27 And he said unto him, Thy brother is come; and thy father hath killed the fatted calf, because he hath received him safe and sound.
28 And he was angry, and would not go in: therefore came his father out, and intreated him.
29 And he answering said to his father, Lo, these many years do I serve thee, neither transgressed I at any time thy commandment: and yet thou never gavest me a kid, that I might make merry with my friends:
30 But as soon as this thy son was come, which hath devoured thy living with harlots, thou hast killed for him the fatted calf.
31 And he said unto him, Son, thou art ever with me, and all that I have is thine.
32 It was meet that we should make merry, and be glad: for this thy brother was dead, and is alive again; and was lost, and is found.
It has long been a question of earnest import, How shall mankind worship the most adorable, but most unadored,—and where shall begin that praise that shall never end? Beneath, above, beyond, methinks I hear the soft, sweet sigh of angels answering, “So live, that your lives attest your sincerity and resound His praise.”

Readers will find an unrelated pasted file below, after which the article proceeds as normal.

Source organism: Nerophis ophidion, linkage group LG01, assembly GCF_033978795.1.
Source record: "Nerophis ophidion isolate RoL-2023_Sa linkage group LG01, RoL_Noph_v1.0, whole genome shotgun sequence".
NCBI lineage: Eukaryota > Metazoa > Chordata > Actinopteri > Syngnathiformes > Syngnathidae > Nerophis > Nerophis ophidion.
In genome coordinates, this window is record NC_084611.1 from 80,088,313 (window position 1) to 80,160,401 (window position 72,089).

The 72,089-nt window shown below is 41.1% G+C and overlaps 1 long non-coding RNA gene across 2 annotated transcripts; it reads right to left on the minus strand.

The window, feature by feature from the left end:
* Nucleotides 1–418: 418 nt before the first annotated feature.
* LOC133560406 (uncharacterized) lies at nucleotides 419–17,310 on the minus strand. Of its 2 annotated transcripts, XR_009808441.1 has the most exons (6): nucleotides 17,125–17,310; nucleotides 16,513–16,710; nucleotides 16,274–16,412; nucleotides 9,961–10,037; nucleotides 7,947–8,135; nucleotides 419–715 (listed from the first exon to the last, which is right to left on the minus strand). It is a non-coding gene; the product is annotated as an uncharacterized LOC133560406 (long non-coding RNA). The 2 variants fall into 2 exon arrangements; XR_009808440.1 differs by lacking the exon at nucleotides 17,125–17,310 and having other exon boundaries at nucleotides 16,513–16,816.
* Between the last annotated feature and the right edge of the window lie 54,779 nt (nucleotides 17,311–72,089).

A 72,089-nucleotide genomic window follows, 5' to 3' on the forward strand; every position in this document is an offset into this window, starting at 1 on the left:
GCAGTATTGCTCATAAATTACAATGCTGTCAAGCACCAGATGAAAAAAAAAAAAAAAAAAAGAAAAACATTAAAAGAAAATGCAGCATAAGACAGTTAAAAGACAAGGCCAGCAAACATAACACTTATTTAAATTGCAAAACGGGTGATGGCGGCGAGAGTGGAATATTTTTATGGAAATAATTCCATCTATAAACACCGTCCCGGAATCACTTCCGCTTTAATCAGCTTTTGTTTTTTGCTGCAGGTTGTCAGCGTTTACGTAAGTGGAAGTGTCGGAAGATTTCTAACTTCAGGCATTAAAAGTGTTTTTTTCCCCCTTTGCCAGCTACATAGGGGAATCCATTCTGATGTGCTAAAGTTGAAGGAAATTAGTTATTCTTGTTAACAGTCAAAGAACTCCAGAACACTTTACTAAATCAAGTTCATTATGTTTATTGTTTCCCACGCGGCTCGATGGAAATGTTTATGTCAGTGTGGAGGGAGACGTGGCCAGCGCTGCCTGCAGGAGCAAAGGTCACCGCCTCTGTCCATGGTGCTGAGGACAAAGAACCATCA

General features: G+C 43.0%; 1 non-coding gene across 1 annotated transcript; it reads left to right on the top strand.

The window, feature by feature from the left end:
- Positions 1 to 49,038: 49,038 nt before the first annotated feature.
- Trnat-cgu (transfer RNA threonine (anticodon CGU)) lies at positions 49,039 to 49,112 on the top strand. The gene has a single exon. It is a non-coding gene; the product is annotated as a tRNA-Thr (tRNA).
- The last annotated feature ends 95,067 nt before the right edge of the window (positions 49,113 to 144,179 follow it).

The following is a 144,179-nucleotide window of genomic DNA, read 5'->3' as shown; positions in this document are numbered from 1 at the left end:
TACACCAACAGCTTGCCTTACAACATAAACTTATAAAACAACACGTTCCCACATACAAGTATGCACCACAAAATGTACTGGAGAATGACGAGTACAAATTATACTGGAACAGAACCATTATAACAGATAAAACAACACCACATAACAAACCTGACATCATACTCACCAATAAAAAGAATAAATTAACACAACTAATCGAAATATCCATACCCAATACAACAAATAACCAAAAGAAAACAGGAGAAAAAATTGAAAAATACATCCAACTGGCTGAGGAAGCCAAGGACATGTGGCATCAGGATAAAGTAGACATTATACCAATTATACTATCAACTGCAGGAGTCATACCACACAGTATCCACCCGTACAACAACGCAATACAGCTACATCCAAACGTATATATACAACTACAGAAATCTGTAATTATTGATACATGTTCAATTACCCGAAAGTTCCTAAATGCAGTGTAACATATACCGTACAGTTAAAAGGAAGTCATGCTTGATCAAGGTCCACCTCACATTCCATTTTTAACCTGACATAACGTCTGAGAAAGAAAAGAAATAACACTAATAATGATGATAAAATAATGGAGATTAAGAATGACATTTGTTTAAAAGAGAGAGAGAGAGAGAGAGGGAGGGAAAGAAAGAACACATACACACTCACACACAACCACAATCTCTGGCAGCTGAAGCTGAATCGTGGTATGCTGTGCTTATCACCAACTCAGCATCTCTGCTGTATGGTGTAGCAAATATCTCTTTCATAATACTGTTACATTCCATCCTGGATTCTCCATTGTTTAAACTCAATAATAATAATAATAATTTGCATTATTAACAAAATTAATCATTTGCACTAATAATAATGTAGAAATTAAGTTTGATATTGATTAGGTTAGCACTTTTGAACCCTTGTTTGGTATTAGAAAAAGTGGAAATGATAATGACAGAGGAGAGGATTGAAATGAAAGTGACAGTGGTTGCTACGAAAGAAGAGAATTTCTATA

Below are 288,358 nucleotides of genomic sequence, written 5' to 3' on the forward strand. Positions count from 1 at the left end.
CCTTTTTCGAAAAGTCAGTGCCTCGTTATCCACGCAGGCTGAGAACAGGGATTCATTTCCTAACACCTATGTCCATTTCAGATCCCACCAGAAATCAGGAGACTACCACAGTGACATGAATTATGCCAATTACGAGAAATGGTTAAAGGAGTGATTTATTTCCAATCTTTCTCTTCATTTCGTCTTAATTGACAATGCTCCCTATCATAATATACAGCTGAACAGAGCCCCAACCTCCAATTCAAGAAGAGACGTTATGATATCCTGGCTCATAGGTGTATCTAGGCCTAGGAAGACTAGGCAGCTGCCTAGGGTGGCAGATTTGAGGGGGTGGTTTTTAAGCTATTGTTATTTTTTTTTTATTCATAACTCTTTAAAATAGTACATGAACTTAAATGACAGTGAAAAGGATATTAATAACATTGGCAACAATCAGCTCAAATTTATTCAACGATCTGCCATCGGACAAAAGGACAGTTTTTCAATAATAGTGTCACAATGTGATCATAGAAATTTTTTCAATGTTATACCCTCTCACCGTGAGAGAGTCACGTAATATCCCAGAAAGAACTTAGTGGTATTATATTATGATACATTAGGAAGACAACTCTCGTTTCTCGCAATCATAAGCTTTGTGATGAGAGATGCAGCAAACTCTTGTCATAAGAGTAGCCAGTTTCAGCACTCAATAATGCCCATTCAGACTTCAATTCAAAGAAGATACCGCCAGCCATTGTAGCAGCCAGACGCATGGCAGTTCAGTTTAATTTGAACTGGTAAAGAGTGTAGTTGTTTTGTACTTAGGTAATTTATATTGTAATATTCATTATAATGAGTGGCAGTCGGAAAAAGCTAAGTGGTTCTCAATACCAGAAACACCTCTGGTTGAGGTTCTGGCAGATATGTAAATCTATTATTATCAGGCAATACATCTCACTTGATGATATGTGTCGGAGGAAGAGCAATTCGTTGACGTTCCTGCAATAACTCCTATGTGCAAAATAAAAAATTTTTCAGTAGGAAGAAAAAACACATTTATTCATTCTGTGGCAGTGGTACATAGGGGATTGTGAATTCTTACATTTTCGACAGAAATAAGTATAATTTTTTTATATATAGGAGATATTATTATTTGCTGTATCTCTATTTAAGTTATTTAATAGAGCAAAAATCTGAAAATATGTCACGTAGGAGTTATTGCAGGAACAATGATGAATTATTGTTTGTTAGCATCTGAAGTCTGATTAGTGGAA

107: 4-17; 29-28 (next page)
Christianity is not superfluous. Its redemptive power is seen in sore trials, self-denials, and crucifixions of the flesh. But these come to the rescue of mortals, to admonish them, and plant the feet steadfastly in Christ. As we rise above the seem- ing mists of sense, we behold more clearly that all the heart’s homage belongs to God.
More love is the great need of mankind. A pure affection, concentric, forgetting self, forgiving wrongs and forestalling them, should swell the lyre of human love.
Three cardinal points must be gained before poor humanity is regenerated and Christian Science is demonstrated: (1) A proper sense of sin; (2) repentance; (3) the understanding of good.
Without a knowledge of his sins, and repentance so severe that it destroys them, no person is or can be a Christian Scientist.
Mankind thinks either too much or too little of sin.
The sensitive, sorrowing saint thinks too much of it: the sordid sinner, or the so-called Christian asleep, thinks too little of sin.
To allow sin of any sort is anomalous in Christian Scientists, claiming, as they do, that good is infinite, All. Our Master, in his definition of Satan as a liar from the beginning, attested the absolute powerlessness—yea, nothingness—of evil: since a lie, being without foundation in fact, is merely a falsity; spiritually, literally, it is nothing.